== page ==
The Royal Opera recently ran a promotional initiative in which under 25s were lured into the opera house at bargain prices (just £1-£25 for Mark-Anthony Turnage's Anna Nicole). Not surprisingly, it played to a packed house of youngsters keen to get the Royal Opera House experience and presumably attracted by a work that sounds less 'stuffy' than most of the company's offerings.

Eva-Maria Westbroek in the title role of Anna Nicole (ROH)
Eva-Maria Westbroek in the title role of Anna Nicole (ROH)
© Bill Cooper

The thinking behind the promotion, it would seem, is that you get students and other young people across the threshold and you can break down the barriers to operagoing, thereby encouraging them to attend future performances. That would seem to be a reasonable piece of marketing thinking: invite them to sample the wares under safe conditions – affordable prices and an accessible work – and you'll get them hooked.

But it could be that that's just a piece of faulty intuitive thinking and the effect is actually the opposite.

Daniel Kahneman, the Nobel Prize-winning psychologist, whose brilliant book Thinking Fast and Slow lays out the theories on cognitive bias that he developed with the late Amos Tversky, talks about "the anchoring effect". It suggests that the human mind latches onto the first number presented to it and anchors itself upon it. So, if you are negotiating with someone, you pitch at a high level and then the number you settle on will be higher than the other person would have been initially willing to pay.

I've personally noticed myself doing this many times since reading Kahneman's work. If I want to buy something and I see it at, say, £100, I find myself holding that number in mind. When I then see it at £50, I feel I've found a bargain (even if my first thought was that I was prepared to pay a maximum of £30). It works the other way round too. If I get something for free, I'm less likely to pay a high price for it in future. The freebie devalues the item for me (try getting a critic to pay for a ticket when she or he is thoroughly used to not paying!).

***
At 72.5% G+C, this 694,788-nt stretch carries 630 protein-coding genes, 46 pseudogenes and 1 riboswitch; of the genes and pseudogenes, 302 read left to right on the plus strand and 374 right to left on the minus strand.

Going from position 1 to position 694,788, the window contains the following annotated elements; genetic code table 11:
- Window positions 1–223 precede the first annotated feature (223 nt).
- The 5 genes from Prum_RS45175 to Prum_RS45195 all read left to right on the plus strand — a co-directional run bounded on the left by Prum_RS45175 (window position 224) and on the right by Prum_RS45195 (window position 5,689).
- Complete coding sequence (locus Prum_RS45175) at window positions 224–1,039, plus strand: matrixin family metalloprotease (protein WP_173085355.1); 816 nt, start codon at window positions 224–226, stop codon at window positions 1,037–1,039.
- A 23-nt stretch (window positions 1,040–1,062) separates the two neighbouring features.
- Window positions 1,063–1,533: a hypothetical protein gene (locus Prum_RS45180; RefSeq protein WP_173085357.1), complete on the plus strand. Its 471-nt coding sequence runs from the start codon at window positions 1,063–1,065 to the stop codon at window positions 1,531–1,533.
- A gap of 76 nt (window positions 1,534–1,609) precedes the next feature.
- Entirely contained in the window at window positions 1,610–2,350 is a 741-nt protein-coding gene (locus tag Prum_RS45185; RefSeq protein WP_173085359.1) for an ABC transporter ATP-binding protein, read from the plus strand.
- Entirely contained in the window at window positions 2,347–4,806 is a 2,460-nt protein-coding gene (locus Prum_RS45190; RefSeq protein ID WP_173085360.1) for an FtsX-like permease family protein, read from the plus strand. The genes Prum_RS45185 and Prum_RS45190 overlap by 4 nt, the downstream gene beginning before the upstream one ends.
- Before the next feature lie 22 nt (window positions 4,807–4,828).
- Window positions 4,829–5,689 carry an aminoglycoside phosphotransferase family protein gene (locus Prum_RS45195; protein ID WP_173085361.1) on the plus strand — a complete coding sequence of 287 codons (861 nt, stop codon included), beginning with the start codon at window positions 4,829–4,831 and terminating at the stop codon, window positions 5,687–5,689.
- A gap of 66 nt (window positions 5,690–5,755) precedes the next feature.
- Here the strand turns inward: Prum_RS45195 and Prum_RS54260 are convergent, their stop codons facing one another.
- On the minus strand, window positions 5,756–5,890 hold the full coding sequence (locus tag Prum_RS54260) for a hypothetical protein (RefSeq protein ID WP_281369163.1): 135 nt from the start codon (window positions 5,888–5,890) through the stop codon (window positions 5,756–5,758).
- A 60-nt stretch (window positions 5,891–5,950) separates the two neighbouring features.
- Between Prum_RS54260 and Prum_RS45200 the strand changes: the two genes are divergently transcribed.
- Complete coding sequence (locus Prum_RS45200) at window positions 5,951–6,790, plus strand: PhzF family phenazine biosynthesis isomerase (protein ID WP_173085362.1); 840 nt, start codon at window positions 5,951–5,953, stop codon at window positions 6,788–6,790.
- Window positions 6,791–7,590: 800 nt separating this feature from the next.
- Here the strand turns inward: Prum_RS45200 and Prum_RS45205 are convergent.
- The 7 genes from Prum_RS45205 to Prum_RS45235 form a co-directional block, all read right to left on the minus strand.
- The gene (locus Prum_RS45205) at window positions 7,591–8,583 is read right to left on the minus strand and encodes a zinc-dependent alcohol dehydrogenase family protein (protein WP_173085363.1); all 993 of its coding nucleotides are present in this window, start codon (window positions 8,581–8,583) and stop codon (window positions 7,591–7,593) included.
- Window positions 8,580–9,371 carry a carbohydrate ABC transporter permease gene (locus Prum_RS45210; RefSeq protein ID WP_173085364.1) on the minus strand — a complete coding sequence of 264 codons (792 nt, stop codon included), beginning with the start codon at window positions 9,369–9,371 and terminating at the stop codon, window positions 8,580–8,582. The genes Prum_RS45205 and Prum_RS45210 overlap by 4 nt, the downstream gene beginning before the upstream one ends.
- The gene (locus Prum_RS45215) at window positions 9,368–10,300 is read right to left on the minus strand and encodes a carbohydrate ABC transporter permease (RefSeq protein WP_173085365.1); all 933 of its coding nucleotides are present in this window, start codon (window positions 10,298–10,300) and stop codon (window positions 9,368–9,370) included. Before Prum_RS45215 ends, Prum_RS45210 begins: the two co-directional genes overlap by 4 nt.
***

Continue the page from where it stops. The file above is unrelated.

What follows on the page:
So, it's possible that giving students and young people tickets to the Royal Opera for as little as £1 will make them think twice about paying considerably more for a ticket to another show.

Discounts are always a risky strategy. People frequently become addicted to bargain prices and look out only for discounted tickets, which has the effect of driving the yield down. This is something we've seen in west end theatre, where, apart from one or two shows, there is now an established culture of discounting. Getting a rock bottom priced ticket might even have the effect of putting people off attending again altogether unless you can match it on an ongoing basis.

It's easy to have a big self-congratulatory success from initiatives such as the Anna Nicole one, but do they do more harm than good?

- Simon Thomas is a writer on opera and theatre and an experienced digital marketer in the entertainment industry

Do you agree or disagree with Simon Thomas's thoughts? Are you part of the Royal Opera's 16-25 target demographic, or do you work in the marketing industry? We'd love to hear from you so please feel free to add a comment.